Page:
The study cohort included 252 patients, 127 in the chemohyperthermia (with mitomycin C) group and 125 in the control (mitomycin C) group from 15 clinical sites in the United Kingdom enrolled between 2014 and 2017. By 24 months, 32% of patients in the chemohyperthermia arm and 38% in the control arm experienced disease recurrence. A per-protocol analysis revealed that the disease-free survival rate at 24 months was higher in the chemohyperthermia group relative to the control, but the difference was not statistically significant.
After adjuvant treatment, 8% of chemohyperthermia patients and 12% of control patients experienced disease recurrence at 3 months. Disease-free survival was 99% in the chemohyperthermia arm and 98% in the control arm at this time point. Eight patients in the chemohyperthermia arm and four in the control arm died during follow-up without disease progression. Patients in the chemohyperthermia group were more likely to exhibit disease progression, although progression-free survival was similar in a per-protocol analysis. Moreover, patients receiving chemohyperthermia treatment were less likely to complete their treatment than patients in the control group. The most common reasons included equipment issues, bladder spasms or urgency, and allergic reactions. The fewer cases of non-compliance in the control group were related to allergic reactions, causes unrelated to treatment, and bladder spasms or urgency. Throughout the study, 632 adverse events were recorded. Of these, 212 events in the chemohyperthermia group and 145 events in the control group were treatment related. Only 20 major adverse events (grade III) were reported in 11 chemohyperthermia patients and five control patients. The most common adverse events were urinary tract pain, hematuria, urinary urgency, and rash.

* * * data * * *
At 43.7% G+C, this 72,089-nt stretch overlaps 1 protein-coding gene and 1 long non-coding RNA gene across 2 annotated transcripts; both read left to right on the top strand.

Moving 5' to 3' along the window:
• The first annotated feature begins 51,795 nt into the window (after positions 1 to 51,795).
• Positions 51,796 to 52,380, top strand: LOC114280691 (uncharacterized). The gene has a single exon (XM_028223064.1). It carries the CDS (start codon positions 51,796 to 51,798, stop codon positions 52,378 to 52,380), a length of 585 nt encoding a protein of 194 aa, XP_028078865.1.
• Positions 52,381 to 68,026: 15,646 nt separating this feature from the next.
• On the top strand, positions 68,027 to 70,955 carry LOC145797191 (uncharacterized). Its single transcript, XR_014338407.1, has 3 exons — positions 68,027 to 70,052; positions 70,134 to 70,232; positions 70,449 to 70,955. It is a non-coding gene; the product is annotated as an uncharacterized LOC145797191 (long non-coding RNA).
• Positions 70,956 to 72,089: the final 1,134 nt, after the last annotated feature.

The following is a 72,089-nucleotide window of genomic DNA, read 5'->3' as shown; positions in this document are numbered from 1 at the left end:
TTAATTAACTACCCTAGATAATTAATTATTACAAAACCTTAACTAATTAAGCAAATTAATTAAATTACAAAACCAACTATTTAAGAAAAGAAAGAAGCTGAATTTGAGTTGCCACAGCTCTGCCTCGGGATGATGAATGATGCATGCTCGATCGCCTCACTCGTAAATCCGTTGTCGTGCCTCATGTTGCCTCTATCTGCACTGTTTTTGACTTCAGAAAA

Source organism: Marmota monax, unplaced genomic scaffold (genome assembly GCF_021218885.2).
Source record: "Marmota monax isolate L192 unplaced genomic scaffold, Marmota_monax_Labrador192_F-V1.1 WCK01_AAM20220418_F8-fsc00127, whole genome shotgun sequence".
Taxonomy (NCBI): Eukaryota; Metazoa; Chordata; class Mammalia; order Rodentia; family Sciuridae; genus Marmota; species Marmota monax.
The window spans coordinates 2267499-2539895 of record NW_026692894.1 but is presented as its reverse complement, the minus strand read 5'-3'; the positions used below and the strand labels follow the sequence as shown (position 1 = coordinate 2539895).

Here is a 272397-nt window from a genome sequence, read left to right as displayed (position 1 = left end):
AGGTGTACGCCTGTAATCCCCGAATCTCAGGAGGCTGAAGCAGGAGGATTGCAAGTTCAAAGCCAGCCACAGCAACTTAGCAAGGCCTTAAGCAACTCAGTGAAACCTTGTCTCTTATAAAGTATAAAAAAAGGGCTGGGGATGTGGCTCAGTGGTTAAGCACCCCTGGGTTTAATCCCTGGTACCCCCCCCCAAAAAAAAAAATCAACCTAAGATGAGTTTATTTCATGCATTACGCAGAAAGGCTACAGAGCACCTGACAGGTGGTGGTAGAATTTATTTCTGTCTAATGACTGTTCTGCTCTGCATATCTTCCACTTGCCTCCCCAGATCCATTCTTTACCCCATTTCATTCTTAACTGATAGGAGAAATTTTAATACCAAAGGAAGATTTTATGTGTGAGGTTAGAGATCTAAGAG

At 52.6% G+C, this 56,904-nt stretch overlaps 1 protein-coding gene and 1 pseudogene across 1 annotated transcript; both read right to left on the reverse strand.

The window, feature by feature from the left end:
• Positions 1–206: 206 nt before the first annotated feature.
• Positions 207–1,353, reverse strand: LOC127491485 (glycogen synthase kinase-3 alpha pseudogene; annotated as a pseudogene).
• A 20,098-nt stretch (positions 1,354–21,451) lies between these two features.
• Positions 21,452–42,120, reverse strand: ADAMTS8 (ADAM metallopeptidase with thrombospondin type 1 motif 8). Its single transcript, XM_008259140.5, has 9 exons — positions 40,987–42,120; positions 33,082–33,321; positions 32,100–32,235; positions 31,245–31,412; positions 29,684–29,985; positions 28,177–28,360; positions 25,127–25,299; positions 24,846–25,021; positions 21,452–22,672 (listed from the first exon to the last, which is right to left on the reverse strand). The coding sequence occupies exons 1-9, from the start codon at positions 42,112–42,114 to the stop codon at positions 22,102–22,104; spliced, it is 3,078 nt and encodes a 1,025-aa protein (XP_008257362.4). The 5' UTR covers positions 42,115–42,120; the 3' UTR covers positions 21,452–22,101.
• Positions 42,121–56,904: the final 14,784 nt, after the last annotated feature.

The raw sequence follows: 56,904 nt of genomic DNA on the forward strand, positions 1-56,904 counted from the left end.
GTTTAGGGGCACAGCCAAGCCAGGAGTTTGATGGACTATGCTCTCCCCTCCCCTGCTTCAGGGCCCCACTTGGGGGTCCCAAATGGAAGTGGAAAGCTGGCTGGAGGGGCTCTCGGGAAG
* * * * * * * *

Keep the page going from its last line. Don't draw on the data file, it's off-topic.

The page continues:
These findings showed no significant difference in disease-free survival between patients receiving chemohyperthermia compared to room temperature mitomycin C alone.
Written by: Bishoy M. Faltas, MD, Director of Bladder Cancer Research, Englander Institute for Precision Medicine, Weill Cornell Medicine
- Tan WS, Prendergast A, Ackerman C, et al. Adjuvant Intravesical Chemohyperthermia Versus Passive Chemotherapy in Patients with Intermediate-risk Non-muscle-invasive Bladder Cancer (HIVEC-II): A Phase 2, Open-label, Randomised Controlled Trial [published online ahead of print, 2022 Aug 20]. Eur Urol. 2022;S0302-2838(22)02552-0. doi:10.1016/j.eururo.2022.08.003
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